Mayor: ‘We’re pretty much overwhelmed’
Tracey Walsh, the new director of the Putnam County Tourism Department, visited Cold Spring on Tuesday (Sept. 24) to introduce herself to the Village Board.
The Legislature created the Department of Tourism after the Putnam County Visitors’ Bureau — a nonprofit that operated under contract with the county — abruptly shut down in July.
Neither of the Visitor Bureau’s two most recent directors, Bruce Conklin or Frank Smith, appeared before the Village Board.
“I’m into my third week” on the job, Walsh said, adding she has been touring the county, “getting to know people and listening.”
Walsh acknowledged that the distance between Cold Spring and Carmel often seems greater than 19 miles, noting she was aware of concerns about whether the economic benefits of tourism are distributed equally across the county. “If I do my job right, which I intend to, the whole county will become robust,” she said.
Walsh said she also has met with representatives from the Cold Spring Area Chamber of Commerce, Magazzino Italian Art and Metro-North. “There seems to be a feeling of being overrun when the [fall cruise] boats come in,” she said. “It sounds like you need tourism management.”
“We’re pretty much overwhelmed,” said Mayor Dave Merandy. “We don’t need any advertising.” He said although the village is a destination it isn’t treated like one by the county. “We receive hardly any money,” he said, although the village must absorb costs such as extra policing when its population surges in the summer.
The mayor repeated his frequent criticism that the $7,500 Cold Spring receives annually from the county to assist with tourism-related garbage collection hasn’t increased in “forever.”
When Merandy acknowledged that such funding isn’t part of her department’s mandate, Walsh responded with a smile: “I’m glad you said that aloud. I’m not the magic money lady!”
Trustee Lynn Miller emphasized that with tourism comes the need for improved infrastructure. “We can’t just keep pouring money into repairing and building bathrooms,” she said. “That cost falls on 800 households.”
Walsh said she has heard “loud and clear” that the village needs help in providing restrooms for visitors.
She said Putnam Tourism has to rebuild “from scratch,” including reestablishing state funding and relaunching visitputnam.org, which the Visitors’ Bureau took down when its board dissolved the nonprofit.
Five days earlier, on Sept. 19, Walsh met with county legislators in Carmel during a meeting of their Economic Development Committee.
Walsh said she was working with a Pennsylvania marketing firm, Jill Duffy/Applied Golf, on print and radio ads with the theme “so much to offer so close to home.” The agency’s new tagline, she said, will be “Perfectly Putnam” and a logo is being created.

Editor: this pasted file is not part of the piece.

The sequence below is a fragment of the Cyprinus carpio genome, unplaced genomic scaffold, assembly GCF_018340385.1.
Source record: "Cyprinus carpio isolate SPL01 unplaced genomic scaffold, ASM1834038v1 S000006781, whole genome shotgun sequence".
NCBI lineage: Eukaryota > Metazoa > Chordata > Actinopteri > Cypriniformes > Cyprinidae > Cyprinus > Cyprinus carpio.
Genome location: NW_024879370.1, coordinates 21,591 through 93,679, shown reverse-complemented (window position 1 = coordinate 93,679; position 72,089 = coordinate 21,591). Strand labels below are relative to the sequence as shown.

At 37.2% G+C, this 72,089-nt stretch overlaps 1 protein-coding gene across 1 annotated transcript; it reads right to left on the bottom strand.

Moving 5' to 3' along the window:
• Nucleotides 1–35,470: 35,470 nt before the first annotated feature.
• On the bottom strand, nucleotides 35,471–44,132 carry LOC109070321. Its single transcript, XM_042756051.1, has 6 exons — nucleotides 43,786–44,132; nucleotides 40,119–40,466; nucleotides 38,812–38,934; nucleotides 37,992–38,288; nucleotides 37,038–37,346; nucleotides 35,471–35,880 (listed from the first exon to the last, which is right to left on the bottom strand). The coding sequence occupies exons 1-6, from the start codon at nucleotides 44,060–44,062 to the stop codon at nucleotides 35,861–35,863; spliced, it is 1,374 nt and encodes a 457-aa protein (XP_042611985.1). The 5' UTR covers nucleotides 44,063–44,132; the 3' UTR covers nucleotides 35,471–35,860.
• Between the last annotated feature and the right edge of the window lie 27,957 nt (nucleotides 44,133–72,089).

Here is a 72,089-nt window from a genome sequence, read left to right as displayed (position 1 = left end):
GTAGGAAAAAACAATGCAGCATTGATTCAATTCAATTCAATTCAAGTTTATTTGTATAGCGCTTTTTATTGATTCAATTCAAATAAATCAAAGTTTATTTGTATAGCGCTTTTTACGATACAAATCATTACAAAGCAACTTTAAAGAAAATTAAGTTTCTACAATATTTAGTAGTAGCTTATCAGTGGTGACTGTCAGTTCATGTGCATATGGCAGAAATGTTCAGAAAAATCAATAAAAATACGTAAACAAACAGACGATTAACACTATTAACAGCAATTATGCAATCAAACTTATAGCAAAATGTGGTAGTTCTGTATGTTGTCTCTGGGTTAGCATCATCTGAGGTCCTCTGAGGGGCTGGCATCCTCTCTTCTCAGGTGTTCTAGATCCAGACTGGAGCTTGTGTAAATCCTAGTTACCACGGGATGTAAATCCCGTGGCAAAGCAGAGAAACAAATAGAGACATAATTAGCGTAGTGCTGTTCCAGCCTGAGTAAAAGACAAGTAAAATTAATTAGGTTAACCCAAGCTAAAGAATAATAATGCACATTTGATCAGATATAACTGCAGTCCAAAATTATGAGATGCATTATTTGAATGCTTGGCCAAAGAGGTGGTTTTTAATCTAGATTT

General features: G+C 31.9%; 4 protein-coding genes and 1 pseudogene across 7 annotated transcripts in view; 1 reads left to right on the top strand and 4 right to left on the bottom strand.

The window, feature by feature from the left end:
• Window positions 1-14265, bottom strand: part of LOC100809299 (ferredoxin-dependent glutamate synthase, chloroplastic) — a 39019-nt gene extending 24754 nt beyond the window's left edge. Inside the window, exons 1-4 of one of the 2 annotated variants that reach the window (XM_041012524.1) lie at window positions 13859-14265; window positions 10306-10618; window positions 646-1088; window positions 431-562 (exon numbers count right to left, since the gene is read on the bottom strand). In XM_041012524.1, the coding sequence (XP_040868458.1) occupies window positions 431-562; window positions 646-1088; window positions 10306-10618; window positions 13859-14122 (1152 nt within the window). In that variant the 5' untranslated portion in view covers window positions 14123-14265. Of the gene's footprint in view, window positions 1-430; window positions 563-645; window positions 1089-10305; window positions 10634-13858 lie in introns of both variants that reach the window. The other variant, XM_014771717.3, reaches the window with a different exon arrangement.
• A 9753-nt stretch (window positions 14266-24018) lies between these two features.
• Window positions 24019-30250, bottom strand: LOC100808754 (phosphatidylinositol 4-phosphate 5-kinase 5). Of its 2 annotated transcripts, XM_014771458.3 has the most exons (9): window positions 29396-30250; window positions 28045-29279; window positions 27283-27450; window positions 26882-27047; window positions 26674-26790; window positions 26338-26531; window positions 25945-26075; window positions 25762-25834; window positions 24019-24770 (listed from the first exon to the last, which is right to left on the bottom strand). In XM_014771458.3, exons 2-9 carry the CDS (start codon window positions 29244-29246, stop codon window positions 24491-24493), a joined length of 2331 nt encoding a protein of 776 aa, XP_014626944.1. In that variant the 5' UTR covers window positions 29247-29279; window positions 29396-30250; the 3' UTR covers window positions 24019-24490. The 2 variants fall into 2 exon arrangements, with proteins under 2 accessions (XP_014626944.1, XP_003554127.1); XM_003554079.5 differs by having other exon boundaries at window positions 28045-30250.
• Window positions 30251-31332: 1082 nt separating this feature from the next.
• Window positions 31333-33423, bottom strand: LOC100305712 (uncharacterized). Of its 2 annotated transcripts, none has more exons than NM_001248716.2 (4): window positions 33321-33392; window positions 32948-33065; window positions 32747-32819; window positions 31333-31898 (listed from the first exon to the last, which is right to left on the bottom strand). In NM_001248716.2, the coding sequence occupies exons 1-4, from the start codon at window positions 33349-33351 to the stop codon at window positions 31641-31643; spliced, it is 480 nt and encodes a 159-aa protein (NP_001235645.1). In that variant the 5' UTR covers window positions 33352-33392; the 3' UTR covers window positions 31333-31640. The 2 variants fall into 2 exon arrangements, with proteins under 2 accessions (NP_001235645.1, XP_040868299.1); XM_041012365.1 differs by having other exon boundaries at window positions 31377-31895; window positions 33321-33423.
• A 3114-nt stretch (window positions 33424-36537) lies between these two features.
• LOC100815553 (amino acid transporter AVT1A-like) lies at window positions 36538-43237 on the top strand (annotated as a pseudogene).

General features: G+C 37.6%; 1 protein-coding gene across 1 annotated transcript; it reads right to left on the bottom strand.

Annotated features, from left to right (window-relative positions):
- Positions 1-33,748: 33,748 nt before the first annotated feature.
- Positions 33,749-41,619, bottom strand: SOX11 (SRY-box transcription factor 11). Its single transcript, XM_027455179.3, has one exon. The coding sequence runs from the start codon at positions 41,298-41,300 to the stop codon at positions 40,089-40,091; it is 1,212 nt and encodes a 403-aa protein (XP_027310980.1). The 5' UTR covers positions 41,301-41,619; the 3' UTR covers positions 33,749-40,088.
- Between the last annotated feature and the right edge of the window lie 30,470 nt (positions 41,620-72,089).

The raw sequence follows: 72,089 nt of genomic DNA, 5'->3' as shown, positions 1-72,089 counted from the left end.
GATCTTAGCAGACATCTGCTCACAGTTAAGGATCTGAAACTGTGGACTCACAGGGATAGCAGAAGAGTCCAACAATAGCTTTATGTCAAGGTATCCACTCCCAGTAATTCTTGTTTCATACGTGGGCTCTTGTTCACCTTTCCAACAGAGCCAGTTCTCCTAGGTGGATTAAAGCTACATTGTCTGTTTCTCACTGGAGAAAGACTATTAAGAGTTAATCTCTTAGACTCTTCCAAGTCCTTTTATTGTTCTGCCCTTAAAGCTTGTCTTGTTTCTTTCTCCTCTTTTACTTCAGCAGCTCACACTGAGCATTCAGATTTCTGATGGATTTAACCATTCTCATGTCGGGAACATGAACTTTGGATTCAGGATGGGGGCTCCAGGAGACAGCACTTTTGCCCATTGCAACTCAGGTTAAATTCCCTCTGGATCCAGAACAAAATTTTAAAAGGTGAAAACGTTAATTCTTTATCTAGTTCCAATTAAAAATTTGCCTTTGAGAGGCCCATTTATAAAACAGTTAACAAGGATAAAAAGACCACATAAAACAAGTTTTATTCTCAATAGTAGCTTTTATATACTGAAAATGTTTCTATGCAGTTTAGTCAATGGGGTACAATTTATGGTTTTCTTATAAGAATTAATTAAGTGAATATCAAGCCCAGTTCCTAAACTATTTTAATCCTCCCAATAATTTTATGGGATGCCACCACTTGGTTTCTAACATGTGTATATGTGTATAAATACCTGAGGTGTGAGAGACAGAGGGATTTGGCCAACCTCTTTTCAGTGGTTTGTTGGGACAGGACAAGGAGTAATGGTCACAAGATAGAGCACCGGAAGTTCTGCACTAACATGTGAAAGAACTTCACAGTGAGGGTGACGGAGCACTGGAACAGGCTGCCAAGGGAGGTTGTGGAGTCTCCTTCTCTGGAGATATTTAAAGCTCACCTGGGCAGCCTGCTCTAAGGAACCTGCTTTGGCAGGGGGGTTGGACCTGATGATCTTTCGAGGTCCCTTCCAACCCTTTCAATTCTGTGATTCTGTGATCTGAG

She said the department’s target audience includes residents from nearby Fairfield County in Connecticut and Westchester and Dutchess counties, as well as up and down the Hudson to New York City.
In other business …
■ Kathleen Abels, who in July was appointed president of the Putnam County Economic Development Corp., also addressed the board. “We’re a facilitator,” she explained. “We bring together businesses and resources,” adding that she has a particular interest in supporting infrastructure projects. The EDC, a nonprofit that is funded primarily by Putnam County, does not provide grants. Instead she said, “we direct people to possible pots of gold for projects,” pointing to grants through the Empire State Development Corp. as one avenue to pursue. Like Walsh, she acknowledged the disconnect between eastern and western Putnam County. “That’s something we need to work on.”
■ Roberto Muller updated the board on the Complete Streets Program being undertaken by the town. The program aims to ensure local transportation networks are safe for all users while balancing economic, cultural and environmental interests. Muller said program benefits cam include improved access to community resources for non-drivers, reduced greenhouse gas emissions, pedestrian and cyclist safety, health improvements through exercise, economic benefits via retail sales and increased sense of community.
■ The board authorized Merandy to sign a contract with Seastreak for its 2019 fall cruise season, which is scheduled to begin the first weekend in October.
■ A resolution will be introduced at the Oct. 1 meeting outlining proposed changes to the village code regarding escrow accounts. A public meeting will be required.
■ Trustees approved a request to close B Street for a block party on Oct. 6 from noon to 7 p.m.
Holly Crocco contributed reporting.